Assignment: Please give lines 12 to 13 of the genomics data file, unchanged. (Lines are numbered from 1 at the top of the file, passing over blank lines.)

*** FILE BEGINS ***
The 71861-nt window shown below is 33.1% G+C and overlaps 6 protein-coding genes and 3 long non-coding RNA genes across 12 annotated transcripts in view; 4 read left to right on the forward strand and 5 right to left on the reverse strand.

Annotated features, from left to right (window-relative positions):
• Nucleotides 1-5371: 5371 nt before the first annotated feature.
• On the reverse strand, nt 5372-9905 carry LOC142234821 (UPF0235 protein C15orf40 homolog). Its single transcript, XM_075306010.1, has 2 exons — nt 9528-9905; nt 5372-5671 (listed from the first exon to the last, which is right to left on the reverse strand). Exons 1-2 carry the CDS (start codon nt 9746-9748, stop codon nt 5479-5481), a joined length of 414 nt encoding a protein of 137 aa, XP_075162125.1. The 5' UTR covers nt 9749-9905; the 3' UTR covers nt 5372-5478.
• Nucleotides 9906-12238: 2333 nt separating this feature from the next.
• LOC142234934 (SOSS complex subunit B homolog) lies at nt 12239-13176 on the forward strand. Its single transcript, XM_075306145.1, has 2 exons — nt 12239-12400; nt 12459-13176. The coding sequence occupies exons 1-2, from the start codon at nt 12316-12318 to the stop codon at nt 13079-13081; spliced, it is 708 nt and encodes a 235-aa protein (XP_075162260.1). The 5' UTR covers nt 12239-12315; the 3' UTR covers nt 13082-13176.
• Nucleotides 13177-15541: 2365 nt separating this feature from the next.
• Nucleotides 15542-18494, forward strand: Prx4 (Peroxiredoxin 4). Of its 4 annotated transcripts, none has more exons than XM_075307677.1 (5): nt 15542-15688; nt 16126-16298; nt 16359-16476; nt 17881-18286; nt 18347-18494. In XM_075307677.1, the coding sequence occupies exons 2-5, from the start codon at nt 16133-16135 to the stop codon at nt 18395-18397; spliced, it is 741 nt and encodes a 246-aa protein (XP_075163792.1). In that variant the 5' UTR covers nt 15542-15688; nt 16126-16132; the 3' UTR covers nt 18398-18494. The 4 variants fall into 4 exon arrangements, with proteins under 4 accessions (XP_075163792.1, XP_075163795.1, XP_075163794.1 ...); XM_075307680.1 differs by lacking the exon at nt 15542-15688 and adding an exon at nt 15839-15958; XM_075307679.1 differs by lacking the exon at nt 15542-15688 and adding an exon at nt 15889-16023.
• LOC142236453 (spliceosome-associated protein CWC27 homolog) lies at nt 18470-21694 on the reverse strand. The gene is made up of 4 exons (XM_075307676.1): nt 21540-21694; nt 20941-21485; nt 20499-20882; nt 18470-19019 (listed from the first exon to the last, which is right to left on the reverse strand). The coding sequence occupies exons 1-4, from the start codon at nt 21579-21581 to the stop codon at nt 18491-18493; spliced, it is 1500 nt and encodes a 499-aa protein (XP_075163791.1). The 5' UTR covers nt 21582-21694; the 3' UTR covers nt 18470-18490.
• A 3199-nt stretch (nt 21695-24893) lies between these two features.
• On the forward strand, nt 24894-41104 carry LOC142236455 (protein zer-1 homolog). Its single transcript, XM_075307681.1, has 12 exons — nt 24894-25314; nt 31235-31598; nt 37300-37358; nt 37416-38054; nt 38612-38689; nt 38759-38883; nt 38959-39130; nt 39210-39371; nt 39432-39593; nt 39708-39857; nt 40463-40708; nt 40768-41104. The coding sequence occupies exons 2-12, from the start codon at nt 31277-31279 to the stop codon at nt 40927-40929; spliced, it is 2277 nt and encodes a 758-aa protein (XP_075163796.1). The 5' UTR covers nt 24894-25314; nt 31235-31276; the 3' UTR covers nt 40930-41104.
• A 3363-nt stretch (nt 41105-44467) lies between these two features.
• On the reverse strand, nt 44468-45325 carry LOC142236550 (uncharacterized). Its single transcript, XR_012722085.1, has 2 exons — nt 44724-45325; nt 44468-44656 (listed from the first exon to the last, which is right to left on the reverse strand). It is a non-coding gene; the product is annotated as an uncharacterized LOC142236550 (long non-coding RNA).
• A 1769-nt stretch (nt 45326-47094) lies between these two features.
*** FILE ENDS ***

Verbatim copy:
• A 3363-nt stretch (nt 41105-44467) lies between these two features.
• On the reverse strand, nt 44468-45325 carry LOC142236550 (uncharacterized). Its single transcript, XR_012722085.1, has 2 exons — nt 44724-45325; nt 44468-44656 (listed from the first exon to the last, which is right to left on the reverse strand). It is a non-coding gene; the product is annotated as an uncharacterized LOC142236550 (long non-coding RNA).